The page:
❉ Let’s be upfront about this from the start – this album is EXACTLY what you’d expect from the guy who co-wrote most of LAMF.
“Walter Lure has succeeded in crafting a gloriously old-school glam-punk-n-roll album that feels vintage but not dated.”
Bloody hell, there’s a title you’d struggle with if you were asking for it in a shop. Fortunately we’re in The Future and you can just click on a screen nowadays…
So, Walter Lure then. Last Heartbreaker standing. A shadowy legend from the murky depths of the NYC ’70s scene. Rock and roll survivor. Retired stockbroker. Demon guitarist. Raconteur. But not, in any sense, a prolific recording artist; this is his first album in nearly a quarter of a century – before that there were the lone Heartbreakers album LAMF, his contributions to Johnny Thunders’ first solo album So Alone (an ironic title, given the number of people who play on the thing…), an indeterminate number of semi-bootleg live releases, a succession of unheralded guest appearances on 1980s Ramones albums (Subterranean Jungle, Too Tough To Die and Animal Boy – any guitar you hear on those records that’s not clearly Johnny’s patented block-chording rhythm style is Walter), and the ’94 Waldos album Rent Party, before his unlikely second career as a financial wizard kicked in. I had the pleasure of witnessing one of Walter’s rare UK gigs in 2015, and while the musical side of the performance was utterly fantastic, the real joy of the night was the man’s stories. He, like many of his NY compatriots (see also Sylvain Sylain and Handsome Dick Manitoba) has a real knack with spinning a tale and communicating with a crowd.
“That’s all very well,” you say, “but what about the bloody album?”. Fair play, here we go.
Crazy Kids kicks in with a rumbling floor-tom pattern that brings to mind the Vibrators’ Amphetamine Blue before steamrollering into a classically Heartbreakers-style riff. Let’s be upfront about this from the start – this album is EXACTLY what you’d expect from the guy who co-wrote most of LAMF. Lure knows his style and he owns it. “They shoulda killed us all in the nursery/They just don’t got the guts” he snarls, and you believe it. His voice has matured and deepened since ’77 but lost little of its fire. The venomous Damn Your Soul hammers by in much the same vein, before a short and sweet sax break heralds the wry and sardonic R&B stomper Where Were You (On Our Wedding Day)?.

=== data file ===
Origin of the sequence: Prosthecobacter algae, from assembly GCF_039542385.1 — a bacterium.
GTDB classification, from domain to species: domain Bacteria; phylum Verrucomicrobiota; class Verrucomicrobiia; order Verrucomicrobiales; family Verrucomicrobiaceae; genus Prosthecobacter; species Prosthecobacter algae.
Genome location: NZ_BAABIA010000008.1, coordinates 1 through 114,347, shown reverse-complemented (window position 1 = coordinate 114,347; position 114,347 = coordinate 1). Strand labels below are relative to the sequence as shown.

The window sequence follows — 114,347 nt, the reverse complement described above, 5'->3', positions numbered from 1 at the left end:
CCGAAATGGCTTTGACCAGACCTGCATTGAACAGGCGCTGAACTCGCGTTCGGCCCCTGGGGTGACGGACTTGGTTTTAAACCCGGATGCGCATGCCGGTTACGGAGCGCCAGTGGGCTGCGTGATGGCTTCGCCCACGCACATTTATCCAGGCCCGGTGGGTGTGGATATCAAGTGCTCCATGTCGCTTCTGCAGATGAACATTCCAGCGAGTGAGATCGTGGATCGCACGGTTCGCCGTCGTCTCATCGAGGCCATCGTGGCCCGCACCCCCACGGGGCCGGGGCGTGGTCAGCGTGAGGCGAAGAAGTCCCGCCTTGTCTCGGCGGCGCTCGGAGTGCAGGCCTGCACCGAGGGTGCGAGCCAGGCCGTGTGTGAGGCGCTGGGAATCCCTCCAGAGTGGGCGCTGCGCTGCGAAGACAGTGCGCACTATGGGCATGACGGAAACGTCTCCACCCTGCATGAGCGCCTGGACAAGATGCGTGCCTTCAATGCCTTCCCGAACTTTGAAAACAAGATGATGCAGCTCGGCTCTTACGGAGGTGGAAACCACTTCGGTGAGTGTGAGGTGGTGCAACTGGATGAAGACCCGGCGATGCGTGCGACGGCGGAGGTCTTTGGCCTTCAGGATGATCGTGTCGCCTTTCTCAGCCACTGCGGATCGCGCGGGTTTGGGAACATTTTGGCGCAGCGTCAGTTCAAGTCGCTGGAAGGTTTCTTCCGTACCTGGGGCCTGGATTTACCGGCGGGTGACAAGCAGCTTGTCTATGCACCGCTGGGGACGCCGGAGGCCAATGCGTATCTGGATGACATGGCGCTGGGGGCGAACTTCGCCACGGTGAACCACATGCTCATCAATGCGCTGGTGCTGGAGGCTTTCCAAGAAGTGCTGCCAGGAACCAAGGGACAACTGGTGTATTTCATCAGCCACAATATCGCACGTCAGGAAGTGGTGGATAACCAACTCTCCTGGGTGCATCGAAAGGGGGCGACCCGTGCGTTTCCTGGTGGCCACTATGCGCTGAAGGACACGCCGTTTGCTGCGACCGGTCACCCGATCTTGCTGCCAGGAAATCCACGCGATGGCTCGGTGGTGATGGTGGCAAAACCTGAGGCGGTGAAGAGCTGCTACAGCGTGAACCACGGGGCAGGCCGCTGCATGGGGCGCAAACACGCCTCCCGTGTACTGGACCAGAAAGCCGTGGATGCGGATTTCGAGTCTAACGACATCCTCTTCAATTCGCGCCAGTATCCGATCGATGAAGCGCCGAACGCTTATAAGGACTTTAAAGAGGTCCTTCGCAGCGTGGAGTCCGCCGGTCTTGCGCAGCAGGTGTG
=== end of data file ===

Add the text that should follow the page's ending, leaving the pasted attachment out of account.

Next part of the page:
Next up is a reworking of London Boys, Lure’s acidic riposte to the Sex Pistols’ New York which first appeared on Thunders’ So Alone album (the original even featured Pistols Steve Jones and Paul Cook, demonstrating that the Londoners could at least take it as well as dish it out). The louche and laidback Lazy Day meanders by in an amiable fashion, pursued by the low-down-and-dirty Take A Chance On Me, featuring a guest solo from Joey Pinter, guitarist from both the final Heartbreakers lineup and the original iteration of the Waldos.
Wham Bam Boo channels the spirit of the Dolls as effectively as anything Johansen and Sylvain did post-reunion. Bye Bye Baby sports a killer chorus, some tasty lead work and a deliciously world-weary set of lyrics. The bittersweet and wistful She Doesn’t Love You leads into the brooding and menacingly downbeat Little Black Book, followed by a beefy and bouncy reading of the Otis Redding standard Don’t Mess With Cupid, a track often covered in the early days of the Dolls. The album concludes with the quirky strut of You Talk Too Much, all sax and sass.
Walter Lure has succeeded in crafting a gloriously old-school glam-punk-n-roll album that feels vintage but not dated. It feels so much like a lost Heartbreakers album that you have to wonder, in retrospect, how much control Johnny T had over the band and how much of it was Walter. The production (by Dictators founder-member and fellow Ramones collaborator Andy Shernoff) is rich and punchy and complements the material spectacularly. Lure may have shifted from the Bowery to Wall Street in his colourful life, but it’s clear that he still bleeds rock ‘n’ roll. Don’t leave it another 25 years til the next one, eh?
You can stream the full album here:
On September 6, Walter Lure & The Waldos will hold their record release party at Bowery Electric in New York: http://www.theboweryelectric.com/event/1744544
❉ The new album is out now on Cleopatra Records on both CD and red vinyl with reverse-board jackets, as well as digitally.